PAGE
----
There is a paradoxical class of firmware, for which the source code is free software, because it carries a free software license, but specific hardware, for which these programs are designed, renders any binaries produced from that source code nonfree in practice. That is because that hardware requires the binary to be signed by the hardware manufacturer, either in order to run at all, or in order to make use of crucial hardware facilities, effectively forbidding users to run modified versions. We call these programs tivoized blobs.

While it is still physically possible to replace the released binary on the hardware that enforces signatures, it is useless to do so, since the hardware would refuse to run the modified version, or to do some special job such as decoding the DRM. Therefore, the freedom #1 (one of the four essential freedoms) is missing, and that binary is not free, even though the source code may carry a free software license. Indirectly, tivoization affects the other freedoms (to use and to distribute modified versions), because any modification of the firmware by yourself will result in broken hardware. The binary may qualify as open source, because the term “open source” is defined in terms of how the source is treated.

The publisher or the manufacturer may advertize this forced signature check as a “feature.” Here is their argument: your computer won't boot (or will lack important features) if the hardware detects corrupted firmware, so tivoization protects you and your data. But we should wonder: whom does it protect, and from whom? Who is the owner of this lock? Who decides what is good or bad software for our own computing? If it is not us, then this computer is not loyal.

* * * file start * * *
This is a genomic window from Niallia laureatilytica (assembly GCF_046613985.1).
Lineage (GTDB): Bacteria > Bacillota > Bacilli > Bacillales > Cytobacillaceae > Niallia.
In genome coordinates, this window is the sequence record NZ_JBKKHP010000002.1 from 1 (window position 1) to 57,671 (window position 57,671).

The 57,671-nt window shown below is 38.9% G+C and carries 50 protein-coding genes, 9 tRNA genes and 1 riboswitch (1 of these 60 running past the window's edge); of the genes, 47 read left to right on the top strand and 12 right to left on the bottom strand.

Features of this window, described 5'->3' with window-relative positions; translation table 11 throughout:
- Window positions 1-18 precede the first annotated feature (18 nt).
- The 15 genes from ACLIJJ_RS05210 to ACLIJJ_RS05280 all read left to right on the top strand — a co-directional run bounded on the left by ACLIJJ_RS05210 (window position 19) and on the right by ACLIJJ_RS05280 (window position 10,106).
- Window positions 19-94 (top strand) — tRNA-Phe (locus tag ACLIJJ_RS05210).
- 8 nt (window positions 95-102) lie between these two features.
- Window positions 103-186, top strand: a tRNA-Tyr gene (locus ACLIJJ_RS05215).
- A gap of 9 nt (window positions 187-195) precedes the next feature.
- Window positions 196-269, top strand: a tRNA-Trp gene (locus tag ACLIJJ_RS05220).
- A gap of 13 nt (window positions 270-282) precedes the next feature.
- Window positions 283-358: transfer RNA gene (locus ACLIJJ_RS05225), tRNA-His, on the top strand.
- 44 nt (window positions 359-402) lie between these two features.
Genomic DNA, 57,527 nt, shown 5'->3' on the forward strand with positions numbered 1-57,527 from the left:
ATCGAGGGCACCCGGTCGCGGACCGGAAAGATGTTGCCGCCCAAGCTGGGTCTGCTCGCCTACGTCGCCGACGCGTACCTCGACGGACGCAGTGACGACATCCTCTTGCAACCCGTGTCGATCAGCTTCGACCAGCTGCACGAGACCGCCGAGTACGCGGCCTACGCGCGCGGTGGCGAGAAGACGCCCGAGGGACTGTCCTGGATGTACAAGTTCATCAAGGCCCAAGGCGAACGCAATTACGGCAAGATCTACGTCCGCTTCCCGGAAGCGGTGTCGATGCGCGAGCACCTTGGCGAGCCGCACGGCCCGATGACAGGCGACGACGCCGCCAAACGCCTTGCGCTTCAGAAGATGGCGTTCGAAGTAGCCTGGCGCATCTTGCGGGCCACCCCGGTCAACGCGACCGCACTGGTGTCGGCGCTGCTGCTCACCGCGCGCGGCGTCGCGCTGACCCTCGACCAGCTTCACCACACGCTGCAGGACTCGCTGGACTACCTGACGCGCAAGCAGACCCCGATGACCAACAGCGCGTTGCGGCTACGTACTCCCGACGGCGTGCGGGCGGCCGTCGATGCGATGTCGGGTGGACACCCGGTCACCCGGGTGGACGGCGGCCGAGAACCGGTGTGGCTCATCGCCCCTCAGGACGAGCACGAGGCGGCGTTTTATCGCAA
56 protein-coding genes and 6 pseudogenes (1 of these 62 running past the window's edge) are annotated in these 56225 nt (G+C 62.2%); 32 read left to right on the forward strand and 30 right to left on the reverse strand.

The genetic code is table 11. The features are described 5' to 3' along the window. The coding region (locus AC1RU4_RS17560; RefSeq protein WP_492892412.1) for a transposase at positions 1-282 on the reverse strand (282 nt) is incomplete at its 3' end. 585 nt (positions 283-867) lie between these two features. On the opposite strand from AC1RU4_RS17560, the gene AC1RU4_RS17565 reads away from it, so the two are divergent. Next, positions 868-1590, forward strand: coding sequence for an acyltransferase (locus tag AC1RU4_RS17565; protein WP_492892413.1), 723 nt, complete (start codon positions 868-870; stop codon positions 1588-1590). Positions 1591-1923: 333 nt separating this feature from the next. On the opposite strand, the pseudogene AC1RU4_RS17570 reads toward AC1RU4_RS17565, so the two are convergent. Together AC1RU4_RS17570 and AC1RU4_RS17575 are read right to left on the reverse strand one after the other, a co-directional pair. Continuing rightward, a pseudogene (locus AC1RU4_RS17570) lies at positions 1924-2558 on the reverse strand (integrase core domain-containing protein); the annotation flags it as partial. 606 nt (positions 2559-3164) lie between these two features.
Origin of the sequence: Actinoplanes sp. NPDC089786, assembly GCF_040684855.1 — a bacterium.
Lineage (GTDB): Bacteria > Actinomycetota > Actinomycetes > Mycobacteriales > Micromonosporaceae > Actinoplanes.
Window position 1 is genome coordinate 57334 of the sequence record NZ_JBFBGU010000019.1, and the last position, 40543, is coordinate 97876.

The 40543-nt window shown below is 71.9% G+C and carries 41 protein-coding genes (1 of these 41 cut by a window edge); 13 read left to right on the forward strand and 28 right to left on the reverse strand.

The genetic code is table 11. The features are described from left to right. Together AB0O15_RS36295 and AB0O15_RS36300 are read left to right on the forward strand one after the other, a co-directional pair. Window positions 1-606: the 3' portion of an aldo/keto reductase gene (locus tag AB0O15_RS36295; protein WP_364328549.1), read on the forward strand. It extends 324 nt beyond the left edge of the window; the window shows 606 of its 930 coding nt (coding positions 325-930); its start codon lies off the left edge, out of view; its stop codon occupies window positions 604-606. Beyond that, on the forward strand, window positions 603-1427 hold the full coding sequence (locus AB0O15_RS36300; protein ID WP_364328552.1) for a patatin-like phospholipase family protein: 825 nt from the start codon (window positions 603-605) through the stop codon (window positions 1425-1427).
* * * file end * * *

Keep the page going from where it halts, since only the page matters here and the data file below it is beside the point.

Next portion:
The tivoization is a not a security feature, it is a trap for our freedoms. It prevents users from upgrading their own hardware or firmware, and it suggests a false sense of security by giving the control of their computer only to some “trusted” firmware provider, compelling users to take the provider's word for their safety.

The firmware that drives the hardware at the lowest level also has the most control over it. It often contains back doors and vulnerabilities which only the “trusted” provider (trusted by the hardware) is allowed to fix.

Preventing unsigned or self-signed versions of the firmware to be run is a way for the manufacturer and publisher to keep the control over your computing, even more than if the source code itself were proprietary! It only serves the purpose of the publisher or manufacturer, and has no benefit to the software user or the hardware owner. On the other hand, supposing some models of hardware will run modified versions, there is no advantage for you in using the manufacturer's signed version instead of a self-signed variant.

Among the most important additions in the GNU General Public License version 3, in 2007, was to prohibit taking a GPLv3-covered program and distributing it under tivoization, because it denies users the freedom, in practice, to modify the program and then use the modified version.

As stated by the GNU Free System Distribution Guidelines, operating systems which provide such firmware are not free, whether the upstream source code is free or not.